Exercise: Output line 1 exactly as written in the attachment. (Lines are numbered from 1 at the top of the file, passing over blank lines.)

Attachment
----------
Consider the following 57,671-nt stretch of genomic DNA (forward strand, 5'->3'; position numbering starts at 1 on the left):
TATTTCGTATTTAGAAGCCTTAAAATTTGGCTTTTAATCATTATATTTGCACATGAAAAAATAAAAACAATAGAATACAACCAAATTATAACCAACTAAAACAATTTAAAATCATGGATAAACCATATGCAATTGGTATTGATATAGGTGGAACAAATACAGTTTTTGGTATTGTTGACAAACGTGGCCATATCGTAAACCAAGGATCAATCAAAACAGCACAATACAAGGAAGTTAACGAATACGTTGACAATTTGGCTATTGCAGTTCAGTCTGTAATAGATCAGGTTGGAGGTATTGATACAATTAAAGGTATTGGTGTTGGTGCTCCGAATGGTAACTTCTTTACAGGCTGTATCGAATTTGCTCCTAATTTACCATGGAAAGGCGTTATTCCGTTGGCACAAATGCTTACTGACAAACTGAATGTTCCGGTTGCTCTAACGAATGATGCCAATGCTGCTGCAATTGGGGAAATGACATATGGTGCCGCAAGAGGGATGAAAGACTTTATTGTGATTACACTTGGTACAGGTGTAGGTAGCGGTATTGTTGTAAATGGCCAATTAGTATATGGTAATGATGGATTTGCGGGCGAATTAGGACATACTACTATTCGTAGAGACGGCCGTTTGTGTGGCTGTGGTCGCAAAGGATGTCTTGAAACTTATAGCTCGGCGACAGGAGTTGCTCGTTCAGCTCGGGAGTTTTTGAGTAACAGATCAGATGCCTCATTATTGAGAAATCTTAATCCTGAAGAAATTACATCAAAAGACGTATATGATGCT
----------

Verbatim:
Consider the following 57,671-nt stretch of genomic DNA (forward strand, 5'->3'; position numbering starts at 1 on the left):